Have I mentioned lately that I love what I do? I love that part of my job is to answer questions about Jesus -- about the Bible -- about the Episcopal Church -- about Jesus and gay people and the Episcopal Church. You get my drift. Anyway, in preparation for our L.A. Pride Festival this weekend, the brilliant, fabulous, thorough folks putting together the materials for our booth at the festival came up the following ten "frequently asked questions" and asked me to give them my best shot.
So here you go: Susan Russell's Top Ten Questions to Answer @ Gay Pride
1. Is being gay a sin?
No. We believe that sexual orientation is morally neutral. Sins are acts that separate us from God and keep us from loving our neighbors as ourselves. Being gay is not a sin. Bullying is a sin. Being hateful to other people is a sin. Putting yourself in the place of God to judge others is a sin. Being gay is not.
2. What did Jesus say about gay people?
Jesus said the same thing about gay people as he said about all people: God loves you beyond your wildest imagining and calls you to walk in love with God and with each other. He also said a whole lot about loving your neighbor, welcoming the stranger, embracing the outcast and ministering to the marginalized.
3. Does the Bible really condemn homosexuality?
The short answer is no; no it does not. The handful of passages in the Old and New Testaments that talk about God condemning specific sexual acts have nothing whatsoever to do with sexual orientation and instead with contexts such as cultic prostitution or gang rape. To put it another way, using the Bible as a handbook on human sexuality makes as much sense as using it as a handbook on astronomy. Just as those who wrote the Biblical texts couldn’t have imagined the science that would prove the earth actually revolves around the sun, so they had no concept of homosexuality (which wasn’t defined until the 19th century.)
4. How do I respond when people say "God hates "f--s"?
First of all, God’s nature is to love, not to hate. We believe that what God cares about is not our sexual orientation but our theological orientation – and that the question that matters is not “who do you love?” but “do you love?” Recognizing that homophobia causes some folks to project onto God their own fears, prejudices and biases against LGBT people, sometimes the best response is simply no response. It can be a challenge, but getting triggered by hate-mongers prevents us from being the change we want to see.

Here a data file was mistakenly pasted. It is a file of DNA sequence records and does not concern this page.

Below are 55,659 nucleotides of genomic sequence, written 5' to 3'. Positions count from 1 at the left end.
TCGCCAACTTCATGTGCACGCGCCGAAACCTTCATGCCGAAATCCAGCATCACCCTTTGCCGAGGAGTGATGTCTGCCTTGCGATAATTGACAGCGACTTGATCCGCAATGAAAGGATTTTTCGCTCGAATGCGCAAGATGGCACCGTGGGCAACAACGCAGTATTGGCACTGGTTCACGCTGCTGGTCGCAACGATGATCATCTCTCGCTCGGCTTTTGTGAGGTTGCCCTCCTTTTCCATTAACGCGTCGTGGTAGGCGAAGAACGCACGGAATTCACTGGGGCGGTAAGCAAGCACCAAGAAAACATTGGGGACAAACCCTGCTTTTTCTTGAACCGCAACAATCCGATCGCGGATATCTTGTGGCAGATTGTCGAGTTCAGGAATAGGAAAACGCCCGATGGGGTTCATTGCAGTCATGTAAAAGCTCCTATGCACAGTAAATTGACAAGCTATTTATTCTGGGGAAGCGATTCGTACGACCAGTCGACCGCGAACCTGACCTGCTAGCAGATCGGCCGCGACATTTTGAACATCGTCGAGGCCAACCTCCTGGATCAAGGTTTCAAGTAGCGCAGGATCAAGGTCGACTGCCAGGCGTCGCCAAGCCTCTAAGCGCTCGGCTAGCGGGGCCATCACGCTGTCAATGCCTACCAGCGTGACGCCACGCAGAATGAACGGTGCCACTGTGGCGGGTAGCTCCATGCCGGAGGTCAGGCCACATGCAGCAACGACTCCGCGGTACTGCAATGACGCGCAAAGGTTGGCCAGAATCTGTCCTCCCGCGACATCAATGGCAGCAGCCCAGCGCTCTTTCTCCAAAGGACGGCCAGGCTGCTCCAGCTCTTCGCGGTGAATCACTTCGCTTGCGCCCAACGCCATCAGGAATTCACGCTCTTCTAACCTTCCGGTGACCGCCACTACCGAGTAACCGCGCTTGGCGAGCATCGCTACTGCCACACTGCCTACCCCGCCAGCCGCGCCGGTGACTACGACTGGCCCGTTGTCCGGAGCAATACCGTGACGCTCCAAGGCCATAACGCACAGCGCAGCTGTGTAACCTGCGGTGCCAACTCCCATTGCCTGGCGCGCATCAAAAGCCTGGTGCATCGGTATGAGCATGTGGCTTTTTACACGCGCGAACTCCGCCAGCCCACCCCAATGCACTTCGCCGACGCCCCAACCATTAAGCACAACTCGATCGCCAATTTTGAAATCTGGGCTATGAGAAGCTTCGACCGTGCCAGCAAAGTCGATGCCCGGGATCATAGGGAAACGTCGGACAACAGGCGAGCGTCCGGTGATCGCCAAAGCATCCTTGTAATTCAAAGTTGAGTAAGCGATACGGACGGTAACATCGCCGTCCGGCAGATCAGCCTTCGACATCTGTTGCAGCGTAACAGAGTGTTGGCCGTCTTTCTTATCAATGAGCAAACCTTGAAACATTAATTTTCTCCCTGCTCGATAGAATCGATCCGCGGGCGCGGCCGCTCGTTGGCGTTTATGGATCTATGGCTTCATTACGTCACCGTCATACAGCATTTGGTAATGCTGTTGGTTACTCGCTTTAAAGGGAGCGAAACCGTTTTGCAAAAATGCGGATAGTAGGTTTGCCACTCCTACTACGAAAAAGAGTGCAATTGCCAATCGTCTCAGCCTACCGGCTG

5. I thought gay men and women weren't allowed to be priests?
The Episcopal Church has been ordaining women to the priesthood since 1974 and we have women deacon, priests and bishops throughout the church – including two women bishops here in the Diocese of Los Angeles. When it comes to gay men in the priesthood, the issue is not homosexuality – it is honesty. The church has ordained gay men for centuries but finally the Episcopal Church added “sexual orientation” in the non-discrimination list in 1994 -- ending our version of “don’t ask/don’t tell.” Because the Episcopal Church allows for diversity of practice, the leadership of “out” LGBT and women clergy is more prevalent in some places than others. But the Diocese of Los Angeles is proud to have been in the forefront of inclusion.
6. Can I still receive Communion if I am gay?
Of course you can. In many of our churches you will hear a variation on the invitation “whoever you are and wherever you find yourself on the journey of faith there is a place for you here.” God’s love is radically inclusive and so is the Episcopal Church.
7. Despite what is happening legislatively, can my partner and I be married in the Episcopal Church yet?
The only accurate answer to this question is “that depends.” It depends on which diocese you’re in and whether you’re in a state that has civil marriage equality. For example, New York State is a marriage equality state. In four of the six dioceses clergy can both solemnize and bless a civil marriage and in one of them clergy can bless but not solemnize (a judge or justice of the peace has to do the civil marriage part). Here in Los Angeles clergy both blessed and solemnized same-sex marriages in 2008 when it was legal and our bishops have been in the forefront of working to overturn Prop 8 and get marriage equality back. As Facebook might put it: “it’s complicated.”
8. What do I tell people when they say being gay is a sin and a choice?
Tell them that Jesus said absolutely nothing about being gay but he said a lot of things about judging other people. Then tell them that while there is no consensus among scientists about the exact reasons that an individual develops a heterosexual, bisexual, gay, or lesbian orientation there IS consensus that sexuality is a continuum. So the “choice” is not to be gay, straight or somewhere in between – the “choice” is to build our own healthy relationships … and give other people the grace to build theirs.
9. Should I try to "pray away the gay?"
No. If you need to pray away something, pray away homophobia. Homosexuality doesn’t need healing. Homophobia does.
10. How do I respond when politicians condemn my sexuality, citing their belief in the Bible?
Remind them that the First Amendment protects them in believing whatever they want to about what God does or does not bless but it also prohibits them from using those beliefs to decide who the Constitution protects or doesn’t protect. Tell them to stop confusing their theology with our democracy. And then campaign for and donate to their opponent in the next election cycle.